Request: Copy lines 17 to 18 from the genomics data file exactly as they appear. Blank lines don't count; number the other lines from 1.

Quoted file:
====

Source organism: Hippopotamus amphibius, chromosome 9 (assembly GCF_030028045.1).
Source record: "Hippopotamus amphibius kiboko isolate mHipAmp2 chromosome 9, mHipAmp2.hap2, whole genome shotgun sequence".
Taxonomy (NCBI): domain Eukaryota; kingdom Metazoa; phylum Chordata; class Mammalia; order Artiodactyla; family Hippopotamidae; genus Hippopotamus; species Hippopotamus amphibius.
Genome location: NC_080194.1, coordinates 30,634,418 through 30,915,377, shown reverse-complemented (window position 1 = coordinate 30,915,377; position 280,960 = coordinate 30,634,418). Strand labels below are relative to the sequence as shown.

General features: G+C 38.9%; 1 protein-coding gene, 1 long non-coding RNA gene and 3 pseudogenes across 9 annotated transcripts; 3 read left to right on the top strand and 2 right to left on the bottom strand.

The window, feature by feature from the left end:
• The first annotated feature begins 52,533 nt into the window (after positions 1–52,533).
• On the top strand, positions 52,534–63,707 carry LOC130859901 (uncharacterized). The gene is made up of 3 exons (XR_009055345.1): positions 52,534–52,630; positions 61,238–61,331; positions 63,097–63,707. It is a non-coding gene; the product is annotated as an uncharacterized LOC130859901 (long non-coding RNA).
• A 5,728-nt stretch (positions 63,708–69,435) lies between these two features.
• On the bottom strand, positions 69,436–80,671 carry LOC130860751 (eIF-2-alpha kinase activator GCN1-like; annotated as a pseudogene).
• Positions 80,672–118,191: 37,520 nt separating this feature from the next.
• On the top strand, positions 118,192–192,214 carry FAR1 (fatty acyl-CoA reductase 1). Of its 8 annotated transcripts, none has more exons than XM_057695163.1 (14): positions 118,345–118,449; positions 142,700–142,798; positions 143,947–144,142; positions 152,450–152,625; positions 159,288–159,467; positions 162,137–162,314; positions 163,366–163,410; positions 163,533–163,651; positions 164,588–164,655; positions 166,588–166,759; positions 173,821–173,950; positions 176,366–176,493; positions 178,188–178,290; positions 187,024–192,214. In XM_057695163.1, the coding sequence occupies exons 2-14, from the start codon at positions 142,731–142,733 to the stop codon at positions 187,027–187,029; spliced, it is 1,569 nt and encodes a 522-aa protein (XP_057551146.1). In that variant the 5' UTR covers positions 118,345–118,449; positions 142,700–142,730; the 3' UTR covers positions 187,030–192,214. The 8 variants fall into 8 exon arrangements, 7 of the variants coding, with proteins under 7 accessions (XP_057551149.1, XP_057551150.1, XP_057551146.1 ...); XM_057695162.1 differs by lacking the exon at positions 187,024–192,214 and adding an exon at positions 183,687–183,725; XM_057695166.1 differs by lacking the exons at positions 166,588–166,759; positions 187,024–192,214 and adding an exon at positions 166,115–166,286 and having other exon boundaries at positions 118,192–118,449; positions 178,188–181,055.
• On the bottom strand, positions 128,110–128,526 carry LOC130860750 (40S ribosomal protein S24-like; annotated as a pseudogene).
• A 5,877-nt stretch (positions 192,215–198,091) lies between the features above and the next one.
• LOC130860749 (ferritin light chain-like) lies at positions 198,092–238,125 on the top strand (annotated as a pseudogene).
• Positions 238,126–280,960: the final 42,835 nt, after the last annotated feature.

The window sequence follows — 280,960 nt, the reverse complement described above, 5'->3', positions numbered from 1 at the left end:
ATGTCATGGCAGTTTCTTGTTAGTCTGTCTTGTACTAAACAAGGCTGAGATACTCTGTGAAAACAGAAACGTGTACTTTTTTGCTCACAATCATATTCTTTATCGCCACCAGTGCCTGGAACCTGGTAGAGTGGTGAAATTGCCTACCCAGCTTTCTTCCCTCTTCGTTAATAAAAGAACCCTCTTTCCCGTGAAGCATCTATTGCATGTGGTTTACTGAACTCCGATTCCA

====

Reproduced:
The window sequence follows — 280,960 nt, the reverse complement described above, 5'->3', positions numbered from 1 at the left end:
ATGTCATGGCAGTTTCTTGTTAGTCTGTCTTGTACTAAACAAGGCTGAGATACTCTGTGAAAACAGAAACGTGTACTTTTTTGCTCACAATCATATTCTTTATCGCCACCAGTGCCTGGAACCTGGTAGAGTGGTGAAATTGCCTACCCAGCTTTCTTCCCTCTTCGTTAATAAAAGAACCCTCTTTCCCGTGAAGCATCTATTGCATGTGGTTTACTGAACTCCGATTCCA